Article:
UK prison inmates to be given phones in their cells

The move is part of a £30 million package to improve safety and security in prisons 

Alina Polianskaya
Tuesday 10 July 2018 09:30 BST
Justice secretary David Gauke vowed to take ‘decisive action’ to drive up standards
Justice secretary David Gauke vowed to take ‘decisive action’ to drive up standards (Reuters)

Phones will be introduced to prison cells in England and Wales under a government initiative aimed at reducing violence and preventing illegal mobile phones being smuggled in.

It is hoped that the move will reduce levels of aggression seen when prisoners queue to use the phone in the public landings, under the current system.

Justice secretary David Gauke is set to unveil the £7 million scheme, which will allow thousands more prisoners to make calls from their cells, later on Tuesday.

Phone calls will still be paid for by prisoners, will be recorded and will only be allowed to be made to a select few phone numbers that have been pre-approved, according to the Ministry of Justice. If there are any suspicions of illicit activity, active monitoring can be introduced.

Twenty prisons already have the technology and 20 more will have it brought in over the next two years.

The move is part of wider reforms, which aim to raise levels of safety, security and decency across prisons across the country following several years of surging levels of violence, self-harm and drug use.

Maintaining family ties was seen as a key factor in reducing the chances of returning to crime.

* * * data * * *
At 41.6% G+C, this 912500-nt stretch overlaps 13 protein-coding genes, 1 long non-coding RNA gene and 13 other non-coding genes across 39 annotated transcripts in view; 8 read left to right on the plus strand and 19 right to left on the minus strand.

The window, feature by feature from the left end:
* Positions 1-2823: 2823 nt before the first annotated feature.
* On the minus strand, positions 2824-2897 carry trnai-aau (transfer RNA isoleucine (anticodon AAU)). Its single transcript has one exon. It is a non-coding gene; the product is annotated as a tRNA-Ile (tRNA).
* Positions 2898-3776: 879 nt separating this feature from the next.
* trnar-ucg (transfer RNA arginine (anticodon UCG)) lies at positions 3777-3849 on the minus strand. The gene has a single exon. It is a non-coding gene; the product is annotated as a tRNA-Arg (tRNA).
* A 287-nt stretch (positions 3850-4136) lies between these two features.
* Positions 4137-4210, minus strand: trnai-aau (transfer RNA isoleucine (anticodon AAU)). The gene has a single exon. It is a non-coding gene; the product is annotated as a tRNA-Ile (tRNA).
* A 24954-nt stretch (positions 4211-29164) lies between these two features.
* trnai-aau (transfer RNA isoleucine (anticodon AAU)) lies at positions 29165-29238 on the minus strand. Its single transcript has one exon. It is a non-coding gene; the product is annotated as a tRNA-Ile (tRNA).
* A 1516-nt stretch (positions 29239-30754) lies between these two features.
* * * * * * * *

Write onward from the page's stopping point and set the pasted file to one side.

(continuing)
A report by Lord Michael Farmer found that good family relationships are "indispensable" to the government's prison reform plans.

Lord Farmer, a member of the House of Lords, is the chair of the Farmer Review on Importance of Strengthening Prisoners' Family Ties to Prevent Reoffending and Intergenerational Crime

Mr Gauke said: “Decency also extends to how we treat prisoners – fairly and consistently, with time out of their cells, activities, and the opportunity to maintain family relationships.

"As Lord Farmer made clear in his ground-breaking review last year, supportive relationships are critical to achieving rehabilitation."

Other schemes being introduced under the new package, which costs a total of £30 million, include giving prisoners a risk-rating based on factors such as how likely they are to take part in violence, escapes, disturbances and gang activity.

The digital tool, which will be piloted in 16 institutions will draw on information from various databases and prison reports, helping police and prison staff disrupt criminal networks and relocate offenders if needed.

Mr Gauke added: "We have already identified some of the worst offenders co-ordinating drug supply from the inside and moved them to other prisons to cut them off from their market."

Nine prisoners have been moved so far under the system, with three more awaiting transfer.

Around 6,500 offenders are estimated to have links to organised crime in England and Wales.

£16 million of the funding is expected to be invested in improving conditions in some of the prisons with the worst issues.

The justice minister is also expected to say today: “Once in prison, offenders deserve to live in decent, safe and secure environments. In too many parts of our prison estate today cells are dirty with peeling paint and exposed wiring, shower and toilet facilities are filthy or broken, and food serving and eating areas do not meet modern food hygiene standards."

The plans will also include a system of "incentives and earned privileges" for those inmates who comply with rules and want to reform, with governors given more autonomy over how this will work best in their establishment.

Mr Gauke will announce the initiatives in a speech today, a day before an annual report by Chief Inspector of Prisons Peter Clarke's annual report scrutinising the prison system is published.

Press Association contributed to this report.

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